Synopses & Reviews
After college, Rick Lax moved back into his parents house. The closest thing he had to a job was eating his parents food, sitting on his parents couch, and watching The Price is Right. An amateur magician, he spent the rest of his time practicing card tricks and rope tricks. And though he could tie four different slipknots, the necktie posed some difficulties.
Ricks father, a successful Michigan attorney, told Rick it was time to move out and enter the real world. Rick certainly wasnt going to get a job, so he went to law school instead.
This is the story of Ricks journey from childhood to lawyerhood.
In Lawyer Boy, Rick uses the skills he developed as a magician to succeed in class, and learns how to become a lawyer without becoming his father. His journey through law school was exhausting, exciting, and infuriating, and, the way he tells it, so funny its criminal.
"First-time author Lax delivers an entertaining and sometimes zany look at the first year of law school. Although he dreams of being a professional magician, Lax realizes after college that being a lawyer like his father and most of his relatives (he provides a family tree showing the remarkable number of lawyers who are relatives) is inevitable. After being accepted into the DePaul School of Law in Chicago, where passenger trains 'screamed past the classroom every ten minutes,' he finds that the world of torts and criminal law is both like and unlike everything he had imagined. The workload is still brutal as a professor tells him, 'For the next year, the American legal system will be your girlfriend.' But Lax's discoveries of what he didn't expect offer fascinating up-to-date insights such as the inevitability of the depression he develops (lawyers 'are about four times more likely to experience clinical depression than the general population') and the hard fact that '[l]aw schools don't fail students like they used to. They need the tuition dollars to stay competitive.' (July)" Publishers Weekly (Copyright Reed Business Information, Inc.)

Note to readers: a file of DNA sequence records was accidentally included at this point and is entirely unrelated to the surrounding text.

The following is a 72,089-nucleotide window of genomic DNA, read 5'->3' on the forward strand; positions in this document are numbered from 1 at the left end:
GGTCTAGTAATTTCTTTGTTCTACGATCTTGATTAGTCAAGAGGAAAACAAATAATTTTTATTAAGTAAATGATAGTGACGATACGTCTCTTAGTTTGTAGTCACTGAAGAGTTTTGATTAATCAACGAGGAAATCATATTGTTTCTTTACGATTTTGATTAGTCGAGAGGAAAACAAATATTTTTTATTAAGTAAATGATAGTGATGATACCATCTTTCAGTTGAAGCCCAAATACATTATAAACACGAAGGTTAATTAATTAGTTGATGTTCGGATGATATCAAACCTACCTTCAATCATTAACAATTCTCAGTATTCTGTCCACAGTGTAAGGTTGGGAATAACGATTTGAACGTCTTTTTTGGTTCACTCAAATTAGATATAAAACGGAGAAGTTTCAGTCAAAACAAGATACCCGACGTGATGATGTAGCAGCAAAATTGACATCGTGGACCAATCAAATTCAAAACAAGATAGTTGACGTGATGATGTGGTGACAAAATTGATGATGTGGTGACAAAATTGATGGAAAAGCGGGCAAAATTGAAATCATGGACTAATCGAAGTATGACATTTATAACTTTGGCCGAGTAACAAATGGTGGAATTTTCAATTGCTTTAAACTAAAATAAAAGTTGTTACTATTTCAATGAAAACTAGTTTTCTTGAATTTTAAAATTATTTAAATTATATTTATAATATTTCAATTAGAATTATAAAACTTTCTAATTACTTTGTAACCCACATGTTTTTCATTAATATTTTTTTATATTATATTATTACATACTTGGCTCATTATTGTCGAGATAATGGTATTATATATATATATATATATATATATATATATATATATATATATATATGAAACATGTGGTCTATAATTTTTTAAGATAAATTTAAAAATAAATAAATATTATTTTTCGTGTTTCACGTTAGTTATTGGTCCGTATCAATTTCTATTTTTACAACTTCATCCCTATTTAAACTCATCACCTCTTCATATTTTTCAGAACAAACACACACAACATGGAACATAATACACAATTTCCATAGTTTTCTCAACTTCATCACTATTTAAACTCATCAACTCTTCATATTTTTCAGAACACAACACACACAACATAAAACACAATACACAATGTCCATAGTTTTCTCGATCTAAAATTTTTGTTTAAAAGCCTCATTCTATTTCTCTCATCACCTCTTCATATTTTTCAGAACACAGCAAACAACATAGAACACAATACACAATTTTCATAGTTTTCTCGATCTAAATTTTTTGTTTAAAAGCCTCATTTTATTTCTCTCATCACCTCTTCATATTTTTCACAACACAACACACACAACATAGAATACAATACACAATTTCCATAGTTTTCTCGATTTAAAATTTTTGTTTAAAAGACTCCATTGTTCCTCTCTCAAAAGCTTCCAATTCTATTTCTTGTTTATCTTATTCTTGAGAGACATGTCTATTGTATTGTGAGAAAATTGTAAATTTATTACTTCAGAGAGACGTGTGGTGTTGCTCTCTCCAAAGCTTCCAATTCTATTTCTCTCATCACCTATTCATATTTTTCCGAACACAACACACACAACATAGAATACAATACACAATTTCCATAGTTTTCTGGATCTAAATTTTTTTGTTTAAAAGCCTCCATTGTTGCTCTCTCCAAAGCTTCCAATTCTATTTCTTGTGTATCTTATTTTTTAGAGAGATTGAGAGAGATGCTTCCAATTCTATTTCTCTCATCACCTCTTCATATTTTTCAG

—A.J. Jacobs, author of The Know-It-All and The Year of Living Biblically
"Rick Lax is really funny and uses his background in magic to see through the bullshit and hypocrisy that make up the law school experience. I'm really glad he's getting the law degree so he has a job other than magic—we don't need this kind of competition."
—Penn Jillette, author of Sock, co-host of Showtime's Bullsh*t!, and the larger, louder half of the performing team Penn & Teller
"A very entertaining work by a clever, hopeful, and unavoidably unscrupulous guy. My kinda book."
—Harry Anderson, author of Games You Can't Lose and star of Night Court and Dave's World
"Rick Lax may be at law school—and he may try to impress girls at parties by doing magic tricks—but he isn't a total geek. Okay, that's a lie. He is a total geek—but Lawyer Boy is thoroughly entertaining nevertheless."
—Toby Young, author of How to Lose Friends and Alienate People and The Sound of No Hands Clapping
"Lawyer Boy is a blast . . . Rick Lax is an ideal guide to law school, generous with practical advice and juicy gossip. Its The Paper Chase on nitrous—an oddballs journey into the deepest inner circles of law school hell. The absolute best magician/law student/cowbellist memoir ever written."
—Christopher Noxon, author of Rejuvenile
"Rick Lax writes with a sharp wit and a fine sense of the absurd. Lawyer Boy might not help anyone succeed in law school, but it will certainly make the experience more enjoyable."
—Steven Lubet, author of Lawyers' Poker
About the Author
Rick Lax attended the DePaul University College of Law and works as a freelance writer. He has written for The Michigan Daily, The American Enterprise, and Sojourners. An amateur magician, he lives in Chicago, Illinois, where he continues to practice prestidigitation.